A tribute to Ray Charles

TicketMOMster review: A Tribute to Ray Charles @ Winnipeg Art Gallery (Izzy Asper Jazz Series) (April 15, 2017)

Vocalist/pianist Wayne Holmes and many other musicians collaborated for “A Tribute to Ray Charles”. /ANNE MARTIN

My Mom hates magic. She can’t stand magic shows and refuses to watch them. It’s not because there’s anything inherently wrong with magic shows, millions of people love them. It’s just not for her.

I’m beginning to realize that I feel the same way about “tribute” shows. They really irritate me.

Let me clarify, so you know exactly what I’m talking about. I LIKE the shows where Joe Blow gets on stage as Joe Blow and sings other people’s songs. I especially LIKE when Joe blows me out of the water by putting his own spin on classics. I mean isn’t that a huge portion of the jazz genre? Reworking classics and making them your own? Cool! I like that.

What I don’t like is when Joe Blow gets on stage and pretends he’s a dead musician. My brain hates that. I ALWAYS want to see the original. And if the original is dead, then I’ve missed the boat and that’s just too bad. I’ll have to re-live their brilliance via You Tube.

I was already running late as I reversed out of the driveway and…drove down the street at a reasonable speed. At the end of the street was a lemonade stand and I cursed under my breath. I’M RUNNING LATE! But I cannot and will not drive past a lemonade stand because…priorities. I was back on the road in less than 5 minutes with a lighter wallet and a glass of lemonade.

I ran into the Winnipeg Art Gallery Theatre just as the band was being introduced. As usual, I scanned the musicians to figure out who I knew and who was new. I immediately noticed Quincy Davis and as usual, felt a little spring of joy in my chest which happens every time I’m unaware he’s playing at a show I bought a ticket for. This emotion was instantly followed by sadness.

A few days ago, Quincy posted on his Facebook page that he’s leaving the University of Manitoba in the fall to pursue a job as the Assistant-Professor of Jazz Drum-set at the University of North Texas. I’d be lying if I said I was happy to hear this news. Of course I wish him well and this is probably a fantastic opportunity for him, but damn it…he’s my favourite drummer in Winnipeg. So I was sad to see him up there knowing my days of seeing him up there are now numbered. Insert bawling emoticon here.

Vocalist/pianist Wayne Holmes, was introduced and he came out pretending he was blind. He flashed a Ray Charles smile and sat at the piano. Wayne moved and sounded a lot like Ray Charles, but all I kept thinking was I wished Wayne Holmes came to Winnipeg as himself. I wished he played his music and sang in his voice for us. Alas, that’s not what I paid for and he was definitely giving the audience what they paid for in a pretty convincing manner.

The arrangement for “Georgia On My Mind” was nice and I enjoyed saxophonist, Craig Bailey’s solo. The first set consisted of other hits like “Just For A Thrill”, “Busted” and “Come Rain Or Come Shine” which were fine. I’m not sure if it was due to all the slow songs and my irritation with the show in general or if it was because I was bummed out about Quincy, but the first set left me feeling kind of blah.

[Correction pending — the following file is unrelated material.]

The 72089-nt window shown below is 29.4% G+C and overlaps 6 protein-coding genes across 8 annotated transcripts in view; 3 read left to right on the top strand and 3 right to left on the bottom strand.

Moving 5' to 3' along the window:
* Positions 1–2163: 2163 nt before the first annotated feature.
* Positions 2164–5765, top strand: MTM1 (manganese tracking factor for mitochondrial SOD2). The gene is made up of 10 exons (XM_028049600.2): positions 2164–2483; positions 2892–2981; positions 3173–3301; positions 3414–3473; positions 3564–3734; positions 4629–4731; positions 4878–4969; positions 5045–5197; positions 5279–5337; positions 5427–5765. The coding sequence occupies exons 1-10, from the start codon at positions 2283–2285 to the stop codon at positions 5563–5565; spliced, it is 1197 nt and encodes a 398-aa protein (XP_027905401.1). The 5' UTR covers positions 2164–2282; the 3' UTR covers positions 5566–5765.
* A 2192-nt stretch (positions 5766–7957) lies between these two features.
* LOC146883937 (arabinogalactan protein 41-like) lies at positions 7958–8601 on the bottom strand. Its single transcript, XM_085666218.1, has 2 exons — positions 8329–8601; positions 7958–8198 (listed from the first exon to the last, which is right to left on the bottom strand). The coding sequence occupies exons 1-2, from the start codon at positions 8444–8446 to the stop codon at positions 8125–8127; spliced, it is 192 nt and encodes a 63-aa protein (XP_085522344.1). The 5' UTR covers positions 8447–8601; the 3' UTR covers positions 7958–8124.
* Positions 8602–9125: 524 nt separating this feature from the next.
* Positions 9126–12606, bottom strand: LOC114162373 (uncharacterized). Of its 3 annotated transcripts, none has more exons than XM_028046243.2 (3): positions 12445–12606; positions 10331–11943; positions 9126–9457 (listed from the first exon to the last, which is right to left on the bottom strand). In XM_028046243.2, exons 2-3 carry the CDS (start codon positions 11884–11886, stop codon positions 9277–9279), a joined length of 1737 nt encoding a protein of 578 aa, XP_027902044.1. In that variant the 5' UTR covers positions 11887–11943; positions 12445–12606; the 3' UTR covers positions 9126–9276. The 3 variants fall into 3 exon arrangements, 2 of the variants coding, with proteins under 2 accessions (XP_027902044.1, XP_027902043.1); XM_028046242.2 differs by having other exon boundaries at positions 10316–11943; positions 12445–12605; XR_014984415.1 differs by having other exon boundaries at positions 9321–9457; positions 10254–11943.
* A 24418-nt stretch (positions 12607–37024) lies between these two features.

Concert picked up dramatically when several women singers contributed their brilliant performances. /ANNE MARTIN

The second set started with “Hallelujah, I Love Her So” which was nice, BUT THEN…the women vocalists entered the stage. It was as if someone lifted the roof off the dark theatre to reveal the bright blue sky. The crowd stirred as they took their places. The band began “Smack Dab In The Middle”, the women sang, and the whole theatre came to life. THANK GOD FOR THE WOMEN.

After that tune, Heitha Forsyth and Micaylee Rodyniuk left Anna-Lisa Kirby on stage and she sang a song about a woman who discovered her husband was unfaithful. It was convincing and gripping like she was telling ME this story and I was totally captivated; at the end I was full of chills. This was my favourite performance of the afternoon. The audience seemed to love it too, people were hooting and hollering after it was over; it was fantastic. I wish I could tell you the song name, but I’ve never heard it before, so I don’t know.

Micaylee Rodyniuk sang “Crying Time” with Wayne and she did it well, but I think the song content was ill-fitted for someone so young.

Heitha Forsyth tackled Mary Ann Fisher’s part in “Night Time Is The Right Time”. It felt like she was holding back a bit, but all in all, great performance and the crowd loved it too.

The show ended with “What’d I Say” which was fun. There was no encore.

This will be the last “tribute” show I go to for a long time. Maybe I don’t like tribute shows because I can’t relate to them. I’ve yet to go to a tribute show that’s honouring musicians of my generation. Maybe when I’m in my 70’s, I’ll go to “A Tribute to Pearl Jam” and there’ll be some long-haired kids dressed in plaid shirts, climbing up scaffolding and jumping around to “Even Flow”. I’ll have flashbacks of my youth and I’ll finally get the appeal of tribute shows. But right now, I can’t get past people pretending to be dead musicians. I just don’t like it.

Again, good show by Wayne Holmes, Craig Bailey & the Big dig! Band, but it’s just not my thing.

Good night.

TicketMOMster is a Rock and Jazz-loving Mom; single-handedly keeping Ticketmaster alive in Winnipeg. Follow her musical journey here: www.facebook.com/TicketMOMs

Anne Martin

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TicketMOMster is a Rock and Jazz-loving Mom; single-handedly keeping Ticketmaster alive in Winnipeg. Follow her musical journey here:
http://www.facebook.com/TicketMOMsters

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